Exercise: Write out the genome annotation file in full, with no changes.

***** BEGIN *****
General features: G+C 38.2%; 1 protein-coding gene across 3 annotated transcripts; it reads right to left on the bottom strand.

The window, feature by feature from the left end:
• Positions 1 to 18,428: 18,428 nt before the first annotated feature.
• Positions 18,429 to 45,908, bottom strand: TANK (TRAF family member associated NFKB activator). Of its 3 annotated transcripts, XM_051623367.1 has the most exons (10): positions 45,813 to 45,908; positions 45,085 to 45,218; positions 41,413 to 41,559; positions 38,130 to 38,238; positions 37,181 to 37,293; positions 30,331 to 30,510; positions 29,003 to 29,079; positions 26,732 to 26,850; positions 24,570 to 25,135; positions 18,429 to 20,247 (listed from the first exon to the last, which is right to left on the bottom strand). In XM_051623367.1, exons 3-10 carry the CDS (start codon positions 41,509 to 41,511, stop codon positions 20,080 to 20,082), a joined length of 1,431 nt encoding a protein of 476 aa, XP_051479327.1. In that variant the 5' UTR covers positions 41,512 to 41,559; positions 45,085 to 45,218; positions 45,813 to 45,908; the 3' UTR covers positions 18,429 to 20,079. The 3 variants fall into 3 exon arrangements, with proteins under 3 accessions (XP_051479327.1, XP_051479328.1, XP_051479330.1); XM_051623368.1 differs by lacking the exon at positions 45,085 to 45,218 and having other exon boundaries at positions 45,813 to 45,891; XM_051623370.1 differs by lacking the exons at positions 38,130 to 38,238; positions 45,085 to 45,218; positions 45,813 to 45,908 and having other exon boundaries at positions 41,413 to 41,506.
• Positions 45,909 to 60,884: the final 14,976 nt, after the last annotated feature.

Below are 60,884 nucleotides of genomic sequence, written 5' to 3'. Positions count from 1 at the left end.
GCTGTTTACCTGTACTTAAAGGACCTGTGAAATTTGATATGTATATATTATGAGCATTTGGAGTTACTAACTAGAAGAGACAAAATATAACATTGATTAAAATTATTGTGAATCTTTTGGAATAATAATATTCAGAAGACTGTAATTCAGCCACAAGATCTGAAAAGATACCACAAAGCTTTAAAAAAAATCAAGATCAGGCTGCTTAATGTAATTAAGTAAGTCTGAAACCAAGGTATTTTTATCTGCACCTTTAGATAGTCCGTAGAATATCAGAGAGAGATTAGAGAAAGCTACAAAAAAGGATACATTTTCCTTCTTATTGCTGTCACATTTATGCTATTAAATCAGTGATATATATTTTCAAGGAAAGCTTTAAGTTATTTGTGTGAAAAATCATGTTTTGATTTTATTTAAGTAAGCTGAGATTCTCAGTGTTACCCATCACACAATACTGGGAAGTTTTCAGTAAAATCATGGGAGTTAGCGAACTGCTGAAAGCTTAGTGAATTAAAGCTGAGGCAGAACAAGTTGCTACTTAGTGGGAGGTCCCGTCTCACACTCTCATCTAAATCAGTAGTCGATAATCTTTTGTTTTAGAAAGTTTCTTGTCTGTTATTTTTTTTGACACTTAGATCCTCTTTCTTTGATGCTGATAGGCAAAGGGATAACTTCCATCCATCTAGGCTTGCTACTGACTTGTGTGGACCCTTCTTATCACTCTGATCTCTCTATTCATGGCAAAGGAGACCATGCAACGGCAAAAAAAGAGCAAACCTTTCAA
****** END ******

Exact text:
General features: G+C 38.2%; 1 protein-coding gene across 3 annotated transcripts; it reads right to left on the bottom strand.

The window, feature by feature from the left end:
• Positions 1 to 18,428: 18,428 nt before the first annotated feature.
• Positions 18,429 to 45,908, bottom strand: TANK (TRAF family member associated NFKB activator). Of its 3 annotated transcripts, XM_051623367.1 has the most exons (10): positions 45,813 to 45,908; positions 45,085 to 45,218; positions 41,413 to 41,559; positions 38,130 to 38,238; positions 37,181 to 37,293; positions 30,331 to 30,510; positions 29,003 to 29,079; positions 26,732 to 26,850; positions 24,570 to 25,135; positions 18,429 to 20,247 (listed from the first exon to the last, which is right to left on the bottom strand). In XM_051623367.1, exons 3-10 carry the CDS (start codon positions 41,509 to 41,511, stop codon positions 20,080 to 20,082), a joined length of 1,431 nt encoding a protein of 476 aa, XP_051479327.1. In that variant the 5' UTR covers positions 41,512 to 41,559; positions 45,085 to 45,218; positions 45,813 to 45,908; the 3' UTR covers positions 18,429 to 20,079. The 3 variants fall into 3 exon arrangements, with proteins under 3 accessions (XP_051479327.1, XP_051479328.1, XP_051479330.1); XM_051623368.1 differs by lacking the exon at positions 45,085 to 45,218 and having other exon boundaries at positions 45,813 to 45,891; XM_051623370.1 differs by lacking the exons at positions 38,130 to 38,238; positions 45,085 to 45,218; positions 45,813 to 45,908 and having other exon boundaries at positions 41,413 to 41,506.
• Positions 45,909 to 60,884: the final 14,976 nt, after the last annotated feature.

Below are 60,884 nucleotides of genomic sequence, written 5' to 3'. Positions count from 1 at the left end.
GCTGTTTACCTGTACTTAAAGGACCTGTGAAATTTGATATGTATATATTATGAGCATTTGGAGTTACTAACTAGAAGAGACAAAATATAACATTGATTAAAATTATTGTGAATCTTTTGGAATAATAATATTCAGAAGACTGTAATTCAGCCACAAGATCTGAAAAGATACCACAAAGCTTTAAAAAAAATCAAGATCAGGCTGCTTAATGTAATTAAGTAAGTCTGAAACCAAGGTATTTTTATCTGCACCTTTAGATAGTCCGTAGAATATCAGAGAGAGATTAGAGAAAGCTACAAAAAAGGATACATTTTCCTTCTTATTGCTGTCACATTTATGCTATTAAATCAGTGATATATATTTTCAAGGAAAGCTTTAAGTTATTTGTGTGAAAAATCATGTTTTGATTTTATTTAAGTAAGCTGAGATTCTCAGTGTTACCCATCACACAATACTGGGAAGTTTTCAGTAAAATCATGGGAGTTAGCGAACTGCTGAAAGCTTAGTGAATTAAAGCTGAGGCAGAACAAGTTGCTACTTAGTGGGAGGTCCCGTCTCACACTCTCATCTAAATCAGTAGTCGATAATCTTTTGTTTTAGAAAGTTTCTTGTCTGTTATTTTTTTTGACACTTAGATCCTCTTTCTTTGATGCTGATAGGCAAAGGGATAACTTCCATCCATCTAGGCTTGCTACTGACTTGTGTGGACCCTTCTTATCACTCTGATCTCTCTATTCATGGCAAAGGAGACCATGCAACGGCAAAAAAAGAGCAAACCTTTCAA